How to Get to Nikko from Tokyo

Find the cheaper and faster transportation to Nikko from Tokyo!

How to Get to Nikko from Tokyo

With several of Japan’s largest and most beautiful temples and shrines and surrounded by nature, Nikko is one of the most popular places for a day trip from Tokyo. The beauty and value of Nikko is such that it is considered a UNESCO World Heritage Site. Located about 120 km from Tokyo, in Tochigi prefecture, it’s easily accessible by train in less than 2 hours.

They are several ways to get to travel around, and especially if it’s your first time in Japan and you aren’t used to the train system it might be difficult to know which is the best option. Discover here the best transportation to Nikko from Tokyo!! Which one is the cheapest or the one that fits you best.

To make it easier, let me get straight to the point: unlike other places, to go to Nikko from Tokyo the bus isn’t an option, and the most recommended is the train. To go by bus, the only way is to join a guided tour. But even if you choose train, you will found different routes to go to Nikko from Tokyo. The best route it will depend on your preferences and circumstances.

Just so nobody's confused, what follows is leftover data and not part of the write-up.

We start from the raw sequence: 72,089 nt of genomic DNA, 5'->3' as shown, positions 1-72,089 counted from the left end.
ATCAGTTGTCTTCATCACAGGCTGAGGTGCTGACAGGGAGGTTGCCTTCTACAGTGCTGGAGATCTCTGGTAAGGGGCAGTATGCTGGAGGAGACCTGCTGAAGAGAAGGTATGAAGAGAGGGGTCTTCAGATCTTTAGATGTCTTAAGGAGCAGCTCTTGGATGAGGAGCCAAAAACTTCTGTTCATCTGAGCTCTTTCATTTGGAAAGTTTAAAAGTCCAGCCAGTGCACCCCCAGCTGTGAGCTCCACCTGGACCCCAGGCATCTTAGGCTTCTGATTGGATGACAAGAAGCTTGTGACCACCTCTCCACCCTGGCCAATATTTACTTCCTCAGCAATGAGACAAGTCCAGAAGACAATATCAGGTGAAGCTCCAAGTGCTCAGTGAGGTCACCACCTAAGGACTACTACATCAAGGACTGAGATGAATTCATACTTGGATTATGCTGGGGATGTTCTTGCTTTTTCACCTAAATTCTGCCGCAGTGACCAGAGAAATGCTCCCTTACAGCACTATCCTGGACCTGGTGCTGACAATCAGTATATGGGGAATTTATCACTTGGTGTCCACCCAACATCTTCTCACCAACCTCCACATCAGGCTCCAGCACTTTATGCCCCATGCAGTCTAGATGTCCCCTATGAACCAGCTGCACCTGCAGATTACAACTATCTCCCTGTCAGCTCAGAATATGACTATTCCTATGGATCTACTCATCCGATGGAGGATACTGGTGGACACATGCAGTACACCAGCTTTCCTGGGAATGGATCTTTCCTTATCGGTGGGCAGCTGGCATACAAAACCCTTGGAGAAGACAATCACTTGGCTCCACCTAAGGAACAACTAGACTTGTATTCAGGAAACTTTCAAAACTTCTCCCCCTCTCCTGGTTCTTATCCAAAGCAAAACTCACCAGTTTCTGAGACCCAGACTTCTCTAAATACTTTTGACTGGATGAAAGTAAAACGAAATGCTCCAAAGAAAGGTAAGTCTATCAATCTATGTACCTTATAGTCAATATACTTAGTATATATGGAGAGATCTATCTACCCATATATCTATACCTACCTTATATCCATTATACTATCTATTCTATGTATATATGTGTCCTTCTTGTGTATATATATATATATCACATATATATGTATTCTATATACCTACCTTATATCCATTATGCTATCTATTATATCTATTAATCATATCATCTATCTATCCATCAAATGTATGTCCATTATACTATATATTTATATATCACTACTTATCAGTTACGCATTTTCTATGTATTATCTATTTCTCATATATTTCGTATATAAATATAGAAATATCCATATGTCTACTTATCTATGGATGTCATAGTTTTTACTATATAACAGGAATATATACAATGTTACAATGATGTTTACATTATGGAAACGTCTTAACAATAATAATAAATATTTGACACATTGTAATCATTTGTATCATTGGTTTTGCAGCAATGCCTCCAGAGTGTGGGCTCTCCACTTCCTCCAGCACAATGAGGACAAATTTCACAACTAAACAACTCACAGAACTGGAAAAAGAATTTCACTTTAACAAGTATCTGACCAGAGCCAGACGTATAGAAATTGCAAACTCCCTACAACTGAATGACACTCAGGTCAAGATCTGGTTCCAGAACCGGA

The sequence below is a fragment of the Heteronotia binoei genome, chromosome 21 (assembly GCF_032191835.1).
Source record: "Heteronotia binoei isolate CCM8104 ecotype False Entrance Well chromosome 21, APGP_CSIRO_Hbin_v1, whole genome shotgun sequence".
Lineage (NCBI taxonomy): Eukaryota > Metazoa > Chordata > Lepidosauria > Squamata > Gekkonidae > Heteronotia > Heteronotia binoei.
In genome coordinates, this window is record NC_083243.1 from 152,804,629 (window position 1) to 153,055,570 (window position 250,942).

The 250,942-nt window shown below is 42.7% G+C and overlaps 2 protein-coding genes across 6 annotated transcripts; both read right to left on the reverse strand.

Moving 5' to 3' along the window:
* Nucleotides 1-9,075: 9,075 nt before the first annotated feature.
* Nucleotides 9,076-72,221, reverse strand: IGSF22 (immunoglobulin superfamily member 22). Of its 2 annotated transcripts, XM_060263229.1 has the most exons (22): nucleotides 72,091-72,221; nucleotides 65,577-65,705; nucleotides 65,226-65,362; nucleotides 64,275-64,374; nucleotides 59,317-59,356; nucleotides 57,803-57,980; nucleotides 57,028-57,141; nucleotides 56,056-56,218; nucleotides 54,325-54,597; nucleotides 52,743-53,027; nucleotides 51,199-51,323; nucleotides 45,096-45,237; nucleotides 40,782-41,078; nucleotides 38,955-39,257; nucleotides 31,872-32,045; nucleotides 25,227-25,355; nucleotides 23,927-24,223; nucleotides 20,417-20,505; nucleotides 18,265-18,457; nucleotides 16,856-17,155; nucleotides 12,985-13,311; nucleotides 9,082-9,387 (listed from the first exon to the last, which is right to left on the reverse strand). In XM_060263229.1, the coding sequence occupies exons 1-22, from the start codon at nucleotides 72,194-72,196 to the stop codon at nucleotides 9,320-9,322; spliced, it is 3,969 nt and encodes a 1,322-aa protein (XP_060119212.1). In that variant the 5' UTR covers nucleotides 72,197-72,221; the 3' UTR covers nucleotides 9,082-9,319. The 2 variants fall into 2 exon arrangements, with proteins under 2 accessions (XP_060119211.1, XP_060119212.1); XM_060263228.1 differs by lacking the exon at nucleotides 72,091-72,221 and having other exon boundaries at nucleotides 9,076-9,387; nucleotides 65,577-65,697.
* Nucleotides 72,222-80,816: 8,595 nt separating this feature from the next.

In this article I would introduction how to get to Nikko from Tokyo. Let’s compare all the train options and check out which is more convenient for you!


*Please note that this article contains affiliate links.

Train: The Best Option

Tobu Railway

The most direct and cheapest way to travel from Tokyo to Nikko is using Tobu Railway trains departing from Asakusa station. The limited express costs about 3,000 yen per trip and takes about 2 hours to reach Nikko. There are two trains every hour approx.

If you prefer a cheaper option, the local trains are almost half the price, about 1,500 yen per trip, but they take about half an hour longer and you have to make several transfers during the trip. If you want to save even more money, Tobu sells two special 2-day and 4-day passes.

The Nikko World Heritage Area Pass is a 2-day pass that for 2,120 yen covers round-trip travel from Tokyo to Nikko and unlimited travel on local buses and trains in the Nikko area.